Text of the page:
398 The History of Wake Forest
The fall Studio Series in the Ring Theatre featured performances of The Actor’s Night-
mare, Hidden in This Picture, and Blind Date, one-act plays directed by theatre majors.
The Anthony Aston Players performed three original one-act plays written by senior
Amy Currie.
In observance of Domestic Violence Awareness Month and as part of Amnesty
International’s Year of the Arts and Human Rights, “Domestic Disturbance: An Eve-
ning of Performance and Discussion about Abuse” was presented on October 23 in
the Ring Theatre. Initiated by senior Lakshmi Krishnan, President of the University’s
Amnesty International chapter, the event was designed to raise awareness about dif-
ferent forms of domestic violence.
The Secrest Artists Series featured performances by award-winning
vibraphonist-composer Stefon Harris and his jazz quintet, Blackout; The English
Concert with Andrew Manze; A Scottish Christmas with Bonnie Rideout; violin-
ist Joshua Bell; and the Tuscan Sun Festival Tour with the New European Strings
Chamber Orchestra.
Classical guitar duo Murray Holland and Duane Corn performed a free concert
in Brendle Recital Hall on February 4. On February 13, the Music Department co-
sponsored a benefit concert for Cancer Services, Inc., of Winston-Salem. It featured
cancer survivor and renowned opera singer Diane Thornton and pianist Ruskin Coo-
per. Admission was free, but donations to Cancer Services were accepted at the door,
and all proceeds went to help local cancer survivors and their families.
The Music Department presented Italian recorder virtuoso David Bellugi, per-
forming with Peter Kairoff, harpsichordist and Professor of Music, on March 29 in
Brendle Auditorium Recital Hall. On April 7–8, L’isola disabitata, a salon opera by
Manuel del Pópulo Vicente García (1775–1832), also premiered in Brendle. Com-
posed in 1831, the opera was never published or performed. Teresa Radomski,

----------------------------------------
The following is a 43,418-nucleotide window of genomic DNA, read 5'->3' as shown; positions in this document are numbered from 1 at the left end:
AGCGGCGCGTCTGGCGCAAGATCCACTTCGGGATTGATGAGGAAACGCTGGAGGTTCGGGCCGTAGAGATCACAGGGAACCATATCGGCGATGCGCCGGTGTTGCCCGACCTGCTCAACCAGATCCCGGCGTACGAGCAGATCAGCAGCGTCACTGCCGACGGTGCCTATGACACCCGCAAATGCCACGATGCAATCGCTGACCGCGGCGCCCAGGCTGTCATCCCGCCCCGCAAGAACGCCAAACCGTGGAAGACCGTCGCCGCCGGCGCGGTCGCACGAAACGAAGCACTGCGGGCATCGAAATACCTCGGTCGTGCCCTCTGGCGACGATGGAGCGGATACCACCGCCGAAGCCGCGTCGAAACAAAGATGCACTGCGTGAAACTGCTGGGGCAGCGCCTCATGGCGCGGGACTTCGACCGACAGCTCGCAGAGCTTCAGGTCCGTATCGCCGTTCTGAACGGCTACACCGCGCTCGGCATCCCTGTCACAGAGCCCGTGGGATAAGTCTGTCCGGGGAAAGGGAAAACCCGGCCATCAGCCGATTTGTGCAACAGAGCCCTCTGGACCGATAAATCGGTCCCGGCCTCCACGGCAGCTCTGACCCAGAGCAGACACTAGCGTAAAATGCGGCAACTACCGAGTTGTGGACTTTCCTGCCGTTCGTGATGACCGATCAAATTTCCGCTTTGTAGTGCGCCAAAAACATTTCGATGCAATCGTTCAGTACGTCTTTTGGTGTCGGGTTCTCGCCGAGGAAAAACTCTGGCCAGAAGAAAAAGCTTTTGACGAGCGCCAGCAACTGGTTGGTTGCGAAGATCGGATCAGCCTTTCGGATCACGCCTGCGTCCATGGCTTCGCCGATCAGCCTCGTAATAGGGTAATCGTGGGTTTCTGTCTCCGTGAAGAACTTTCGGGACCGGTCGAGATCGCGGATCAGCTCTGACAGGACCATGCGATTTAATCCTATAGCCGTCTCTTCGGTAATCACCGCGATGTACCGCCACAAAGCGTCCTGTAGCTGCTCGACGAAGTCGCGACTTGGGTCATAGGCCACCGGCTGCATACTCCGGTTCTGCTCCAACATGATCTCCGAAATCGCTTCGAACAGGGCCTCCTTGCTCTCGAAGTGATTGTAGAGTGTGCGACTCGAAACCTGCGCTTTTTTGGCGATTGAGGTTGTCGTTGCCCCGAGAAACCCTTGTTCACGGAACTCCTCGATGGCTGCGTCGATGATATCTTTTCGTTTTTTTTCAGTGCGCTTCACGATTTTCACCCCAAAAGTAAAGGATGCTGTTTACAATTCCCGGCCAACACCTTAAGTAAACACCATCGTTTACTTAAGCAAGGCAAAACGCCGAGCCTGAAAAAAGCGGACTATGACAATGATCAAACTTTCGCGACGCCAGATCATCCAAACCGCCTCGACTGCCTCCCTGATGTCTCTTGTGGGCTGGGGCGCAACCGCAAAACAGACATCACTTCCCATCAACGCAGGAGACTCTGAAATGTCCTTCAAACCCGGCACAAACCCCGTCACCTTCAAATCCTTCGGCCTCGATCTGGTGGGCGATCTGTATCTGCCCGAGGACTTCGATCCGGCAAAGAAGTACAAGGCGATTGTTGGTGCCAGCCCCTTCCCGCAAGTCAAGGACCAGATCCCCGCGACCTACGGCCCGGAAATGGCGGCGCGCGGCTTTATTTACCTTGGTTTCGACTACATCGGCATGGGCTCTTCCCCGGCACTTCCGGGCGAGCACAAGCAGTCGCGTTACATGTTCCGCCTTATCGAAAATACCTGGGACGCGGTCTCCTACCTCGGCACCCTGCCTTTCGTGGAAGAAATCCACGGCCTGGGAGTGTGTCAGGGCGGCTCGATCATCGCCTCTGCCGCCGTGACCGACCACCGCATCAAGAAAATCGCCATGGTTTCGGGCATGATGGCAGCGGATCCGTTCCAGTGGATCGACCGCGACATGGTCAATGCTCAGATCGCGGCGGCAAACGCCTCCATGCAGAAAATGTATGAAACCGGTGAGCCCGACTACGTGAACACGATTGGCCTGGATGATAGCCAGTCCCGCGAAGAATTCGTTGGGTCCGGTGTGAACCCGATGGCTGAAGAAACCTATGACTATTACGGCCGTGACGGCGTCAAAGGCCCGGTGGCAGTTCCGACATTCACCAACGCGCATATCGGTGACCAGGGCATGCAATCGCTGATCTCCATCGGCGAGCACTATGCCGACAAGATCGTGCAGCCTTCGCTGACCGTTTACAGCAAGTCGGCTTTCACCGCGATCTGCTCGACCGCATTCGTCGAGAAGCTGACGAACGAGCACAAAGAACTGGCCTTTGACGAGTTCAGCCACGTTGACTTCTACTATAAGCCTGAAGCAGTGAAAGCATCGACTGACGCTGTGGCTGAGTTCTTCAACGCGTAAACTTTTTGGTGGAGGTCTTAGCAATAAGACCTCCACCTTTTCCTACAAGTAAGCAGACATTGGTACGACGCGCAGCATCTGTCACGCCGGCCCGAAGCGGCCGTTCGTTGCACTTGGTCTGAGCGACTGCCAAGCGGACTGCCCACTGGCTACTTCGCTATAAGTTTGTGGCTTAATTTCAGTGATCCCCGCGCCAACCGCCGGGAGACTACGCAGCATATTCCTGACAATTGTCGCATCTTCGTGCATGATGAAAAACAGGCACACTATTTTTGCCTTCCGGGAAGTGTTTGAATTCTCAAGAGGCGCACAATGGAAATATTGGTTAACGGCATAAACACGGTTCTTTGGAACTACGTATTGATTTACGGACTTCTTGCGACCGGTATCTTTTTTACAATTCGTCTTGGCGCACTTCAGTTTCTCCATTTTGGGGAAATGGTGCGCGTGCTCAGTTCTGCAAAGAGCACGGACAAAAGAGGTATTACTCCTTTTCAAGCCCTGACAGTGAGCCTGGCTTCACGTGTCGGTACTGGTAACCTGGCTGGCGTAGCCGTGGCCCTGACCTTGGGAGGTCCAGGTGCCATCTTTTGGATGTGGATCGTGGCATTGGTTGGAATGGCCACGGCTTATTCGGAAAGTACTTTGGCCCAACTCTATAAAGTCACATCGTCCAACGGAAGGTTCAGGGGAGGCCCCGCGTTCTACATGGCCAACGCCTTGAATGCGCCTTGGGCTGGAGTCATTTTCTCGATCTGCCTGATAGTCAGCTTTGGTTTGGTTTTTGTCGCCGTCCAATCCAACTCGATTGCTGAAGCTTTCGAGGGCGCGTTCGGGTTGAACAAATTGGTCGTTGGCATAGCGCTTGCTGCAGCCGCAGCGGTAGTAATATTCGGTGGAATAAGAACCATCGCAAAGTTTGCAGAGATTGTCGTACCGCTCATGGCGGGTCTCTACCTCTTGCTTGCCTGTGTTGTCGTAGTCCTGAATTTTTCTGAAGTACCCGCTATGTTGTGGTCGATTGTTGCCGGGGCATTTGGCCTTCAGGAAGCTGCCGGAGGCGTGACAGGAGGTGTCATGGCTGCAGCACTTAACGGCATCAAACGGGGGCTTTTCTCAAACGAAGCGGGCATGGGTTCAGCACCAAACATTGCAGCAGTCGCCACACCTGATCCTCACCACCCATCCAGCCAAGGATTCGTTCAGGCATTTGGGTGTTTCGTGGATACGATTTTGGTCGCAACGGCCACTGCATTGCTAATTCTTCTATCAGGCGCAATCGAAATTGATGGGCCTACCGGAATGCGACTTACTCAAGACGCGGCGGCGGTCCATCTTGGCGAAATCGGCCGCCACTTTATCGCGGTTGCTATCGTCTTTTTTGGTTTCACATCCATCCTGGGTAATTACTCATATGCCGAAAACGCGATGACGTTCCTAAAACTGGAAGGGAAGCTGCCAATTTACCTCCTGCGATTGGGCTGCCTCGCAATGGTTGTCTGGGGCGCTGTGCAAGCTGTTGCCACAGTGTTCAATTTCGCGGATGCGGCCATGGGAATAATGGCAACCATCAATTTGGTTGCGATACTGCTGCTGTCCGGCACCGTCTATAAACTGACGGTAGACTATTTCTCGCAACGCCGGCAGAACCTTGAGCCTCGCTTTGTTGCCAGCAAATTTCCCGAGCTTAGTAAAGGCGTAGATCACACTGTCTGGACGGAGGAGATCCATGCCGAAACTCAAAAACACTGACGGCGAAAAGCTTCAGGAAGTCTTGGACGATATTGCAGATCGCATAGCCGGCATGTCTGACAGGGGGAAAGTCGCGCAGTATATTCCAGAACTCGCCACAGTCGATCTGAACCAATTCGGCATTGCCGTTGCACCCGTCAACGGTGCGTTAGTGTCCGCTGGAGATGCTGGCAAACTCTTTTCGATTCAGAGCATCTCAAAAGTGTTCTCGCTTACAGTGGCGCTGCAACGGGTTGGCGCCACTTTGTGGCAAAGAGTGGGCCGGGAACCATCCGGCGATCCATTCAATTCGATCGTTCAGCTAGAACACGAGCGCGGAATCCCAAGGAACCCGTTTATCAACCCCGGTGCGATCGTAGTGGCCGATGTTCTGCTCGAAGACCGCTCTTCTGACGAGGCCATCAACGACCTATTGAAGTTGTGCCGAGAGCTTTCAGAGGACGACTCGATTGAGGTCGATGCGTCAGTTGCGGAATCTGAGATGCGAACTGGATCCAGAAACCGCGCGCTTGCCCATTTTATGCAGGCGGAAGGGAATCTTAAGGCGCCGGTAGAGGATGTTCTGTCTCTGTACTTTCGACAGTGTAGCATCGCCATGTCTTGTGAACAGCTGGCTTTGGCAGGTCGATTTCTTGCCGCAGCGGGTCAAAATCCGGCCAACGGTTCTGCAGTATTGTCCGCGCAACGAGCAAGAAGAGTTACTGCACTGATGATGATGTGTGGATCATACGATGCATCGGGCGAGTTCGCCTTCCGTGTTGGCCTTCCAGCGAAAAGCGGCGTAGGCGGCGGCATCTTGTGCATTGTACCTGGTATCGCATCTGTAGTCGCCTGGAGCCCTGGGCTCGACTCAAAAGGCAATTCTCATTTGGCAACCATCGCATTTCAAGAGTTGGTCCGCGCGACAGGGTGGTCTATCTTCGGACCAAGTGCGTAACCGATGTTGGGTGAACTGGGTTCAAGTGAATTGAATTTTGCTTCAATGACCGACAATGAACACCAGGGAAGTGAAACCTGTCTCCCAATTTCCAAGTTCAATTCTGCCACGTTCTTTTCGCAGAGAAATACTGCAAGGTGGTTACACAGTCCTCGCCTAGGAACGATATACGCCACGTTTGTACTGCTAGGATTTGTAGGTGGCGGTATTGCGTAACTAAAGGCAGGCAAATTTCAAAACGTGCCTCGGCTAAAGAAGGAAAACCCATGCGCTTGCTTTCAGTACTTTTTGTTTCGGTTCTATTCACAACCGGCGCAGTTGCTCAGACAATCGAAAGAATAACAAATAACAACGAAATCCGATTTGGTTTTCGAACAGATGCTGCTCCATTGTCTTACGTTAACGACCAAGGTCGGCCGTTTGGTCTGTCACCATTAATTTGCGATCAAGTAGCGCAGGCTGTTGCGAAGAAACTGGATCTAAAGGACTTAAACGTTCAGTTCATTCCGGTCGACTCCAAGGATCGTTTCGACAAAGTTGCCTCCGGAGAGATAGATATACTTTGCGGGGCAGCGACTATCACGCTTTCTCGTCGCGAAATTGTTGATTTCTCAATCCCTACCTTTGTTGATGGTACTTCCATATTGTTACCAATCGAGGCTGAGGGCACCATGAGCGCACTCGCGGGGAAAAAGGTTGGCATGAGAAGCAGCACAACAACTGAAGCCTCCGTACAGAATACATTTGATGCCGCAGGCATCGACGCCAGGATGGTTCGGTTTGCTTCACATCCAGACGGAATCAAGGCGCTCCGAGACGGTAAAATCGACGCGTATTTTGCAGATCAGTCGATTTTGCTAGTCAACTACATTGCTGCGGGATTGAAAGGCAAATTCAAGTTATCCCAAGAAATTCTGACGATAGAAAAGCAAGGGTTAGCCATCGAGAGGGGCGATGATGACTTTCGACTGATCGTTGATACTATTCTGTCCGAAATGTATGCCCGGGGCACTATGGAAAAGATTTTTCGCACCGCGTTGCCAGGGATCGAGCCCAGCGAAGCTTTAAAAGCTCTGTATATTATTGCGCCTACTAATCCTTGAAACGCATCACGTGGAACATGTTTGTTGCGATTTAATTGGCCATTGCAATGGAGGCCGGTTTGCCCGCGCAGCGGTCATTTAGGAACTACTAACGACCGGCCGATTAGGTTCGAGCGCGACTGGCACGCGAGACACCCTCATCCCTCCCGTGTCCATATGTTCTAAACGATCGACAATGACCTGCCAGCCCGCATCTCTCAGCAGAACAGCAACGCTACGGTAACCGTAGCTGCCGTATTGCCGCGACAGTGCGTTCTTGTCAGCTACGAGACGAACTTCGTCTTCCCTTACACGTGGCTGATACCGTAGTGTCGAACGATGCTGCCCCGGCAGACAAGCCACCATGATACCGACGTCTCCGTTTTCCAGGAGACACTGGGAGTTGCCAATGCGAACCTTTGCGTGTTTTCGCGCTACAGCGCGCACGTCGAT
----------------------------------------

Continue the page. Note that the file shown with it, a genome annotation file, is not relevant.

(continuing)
Professor of Music and vocal director for the production, transcribed the original
manuscript. Jim Dodding, Professor of Theatre, directed.
Student Union sponsored comedy hypnotist Tom DeLuca during Family Week-
end in October and the band O.A.R. (Of a Revolution), which performed in Wait
Chapel November 12. Bill Rancic, winner of the first season of Donald Trump’s real-
ity show, The Apprentice, spoke and signed books in January. Live music with Rob
Gonzalez and a five-course dinner were featured in February. Musician and historian
Barry Drake gave a multimedia presentation and lecture, “80’s Rock—Music in the
Video Age,” on March 30 in Pugh Auditorium. Finally, actor, playwright, and stand-
up comedian Lewis Black performed on March 31 in Wait Chapel.
The Alban Elved Dance Company, in collaboration with faculty from the Com-
puter Science Department, presented Free Space 2004—The Bridge, the third in a series
of performances combining dance and technology. Staged in the Scales Fine Arts
Center in early December, the production incorporated digital poetry, multimedia
interpretations, mathematical interplay, technology, and people, and was designed to
encourage audiences to explore their creative relationship with technology.
The Charlotte and Philip Hanes Art Gallery celebrated the opening of the aca-
demic year with two exhibits, “Inside the Ropes” by Ted Potter, and “Monumental
Micros.” In the lower gallery, “Inside the Ropes” featured large-scale expressive paint-
ings by Potter, a former director of the Southeastern Center for Contemporary Art
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